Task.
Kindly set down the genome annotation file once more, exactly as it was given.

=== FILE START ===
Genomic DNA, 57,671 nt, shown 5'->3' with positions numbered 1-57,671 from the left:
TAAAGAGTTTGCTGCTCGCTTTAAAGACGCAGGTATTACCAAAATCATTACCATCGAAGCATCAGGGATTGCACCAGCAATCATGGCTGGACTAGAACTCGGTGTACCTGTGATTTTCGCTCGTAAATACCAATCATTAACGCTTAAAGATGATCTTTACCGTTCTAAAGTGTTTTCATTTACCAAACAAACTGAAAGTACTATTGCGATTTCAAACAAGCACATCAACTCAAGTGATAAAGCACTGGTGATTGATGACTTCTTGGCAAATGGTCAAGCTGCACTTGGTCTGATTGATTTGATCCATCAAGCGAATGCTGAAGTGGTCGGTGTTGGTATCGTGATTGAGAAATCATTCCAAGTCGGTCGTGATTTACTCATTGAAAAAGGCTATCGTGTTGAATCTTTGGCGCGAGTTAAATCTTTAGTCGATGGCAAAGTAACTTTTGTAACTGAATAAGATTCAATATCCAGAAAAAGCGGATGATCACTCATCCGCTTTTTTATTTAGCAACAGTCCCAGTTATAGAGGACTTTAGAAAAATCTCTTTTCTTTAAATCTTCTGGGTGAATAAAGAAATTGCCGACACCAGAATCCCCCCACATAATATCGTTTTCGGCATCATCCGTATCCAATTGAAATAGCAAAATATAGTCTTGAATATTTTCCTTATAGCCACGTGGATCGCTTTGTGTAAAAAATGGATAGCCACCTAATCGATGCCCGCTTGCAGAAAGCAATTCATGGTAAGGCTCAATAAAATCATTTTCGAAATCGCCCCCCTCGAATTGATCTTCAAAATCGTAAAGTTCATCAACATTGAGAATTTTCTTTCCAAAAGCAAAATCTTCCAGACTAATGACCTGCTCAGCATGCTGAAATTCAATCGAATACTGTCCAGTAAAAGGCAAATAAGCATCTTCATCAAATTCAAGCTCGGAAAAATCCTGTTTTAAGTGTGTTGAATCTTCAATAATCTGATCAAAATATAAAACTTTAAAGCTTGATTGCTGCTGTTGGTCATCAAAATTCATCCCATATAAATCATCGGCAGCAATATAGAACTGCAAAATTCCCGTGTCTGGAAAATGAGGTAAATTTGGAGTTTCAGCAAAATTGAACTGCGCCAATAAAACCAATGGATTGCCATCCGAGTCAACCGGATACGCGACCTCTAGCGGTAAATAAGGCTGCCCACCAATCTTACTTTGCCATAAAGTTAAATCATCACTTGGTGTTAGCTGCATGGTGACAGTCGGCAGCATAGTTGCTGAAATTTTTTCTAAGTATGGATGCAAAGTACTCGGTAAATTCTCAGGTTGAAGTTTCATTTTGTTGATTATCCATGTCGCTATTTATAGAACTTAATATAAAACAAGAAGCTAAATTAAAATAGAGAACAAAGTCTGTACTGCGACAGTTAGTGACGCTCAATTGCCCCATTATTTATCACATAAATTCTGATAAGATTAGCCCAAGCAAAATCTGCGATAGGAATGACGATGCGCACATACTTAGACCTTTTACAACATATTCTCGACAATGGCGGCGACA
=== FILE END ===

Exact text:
Genomic DNA, 57,671 nt, shown 5'->3' with positions numbered 1-57,671 from the left:
TAAAGAGTTTGCTGCTCGCTTTAAAGACGCAGGTATTACCAAAATCATTACCATCGAAGCATCAGGGATTGCACCAGCAATCATGGCTGGACTAGAACTCGGTGTACCTGTGATTTTCGCTCGTAAATACCAATCATTAACGCTTAAAGATGATCTTTACCGTTCTAAAGTGTTTTCATTTACCAAACAAACTGAAAGTACTATTGCGATTTCAAACAAGCACATCAACTCAAGTGATAAAGCACTGGTGATTGATGACTTCTTGGCAAATGGTCAAGCTGCACTTGGTCTGATTGATTTGATCCATCAAGCGAATGCTGAAGTGGTCGGTGTTGGTATCGTGATTGAGAAATCATTCCAAGTCGGTCGTGATTTACTCATTGAAAAAGGCTATCGTGTTGAATCTTTGGCGCGAGTTAAATCTTTAGTCGATGGCAAAGTAACTTTTGTAACTGAATAAGATTCAATATCCAGAAAAAGCGGATGATCACTCATCCGCTTTTTTATTTAGCAACAGTCCCAGTTATAGAGGACTTTAGAAAAATCTCTTTTCTTTAAATCTTCTGGGTGAATAAAGAAATTGCCGACACCAGAATCCCCCCACATAATATCGTTTTCGGCATCATCCGTATCCAATTGAAATAGCAAAATATAGTCTTGAATATTTTCCTTATAGCCACGTGGATCGCTTTGTGTAAAAAATGGATAGCCACCTAATCGATGCCCGCTTGCAGAAAGCAATTCATGGTAAGGCTCAATAAAATCATTTTCGAAATCGCCCCCCTCGAATTGATCTTCAAAATCGTAAAGTTCATCAACATTGAGAATTTTCTTTCCAAAAGCAAAATCTTCCAGACTAATGACCTGCTCAGCATGCTGAAATTCAATCGAATACTGTCCAGTAAAAGGCAAATAAGCATCTTCATCAAATTCAAGCTCGGAAAAATCCTGTTTTAAGTGTGTTGAATCTTCAATAATCTGATCAAAATATAAAACTTTAAAGCTTGATTGCTGCTGTTGGTCATCAAAATTCATCCCATATAAATCATCGGCAGCAATATAGAACTGCAAAATTCCCGTGTCTGGAAAATGAGGTAAATTTGGAGTTTCAGCAAAATTGAACTGCGCCAATAAAACCAATGGATTGCCATCCGAGTCAACCGGATACGCGACCTCTAGCGGTAAATAAGGCTGCCCACCAATCTTACTTTGCCATAAAGTTAAATCATCACTTGGTGTTAGCTGCATGGTGACAGTCGGCAGCATAGTTGCTGAAATTTTTTCTAAGTATGGATGCAAAGTACTCGGTAAATTCTCAGGTTGAAGTTTCATTTTGTTGATTATCCATGTCGCTATTTATAGAACTTAATATAAAACAAGAAGCTAAATTAAAATAGAGAACAAAGTCTGTACTGCGACAGTTAGTGACGCTCAATTGCCCCATTATTTATCACATAAATTCTGATAAGATTAGCCCAAGCAAAATCTGCGATAGGAATGACGATGCGCACATACTTAGACCTTTTACAACATATTCTCGACAATGGCGGCGACA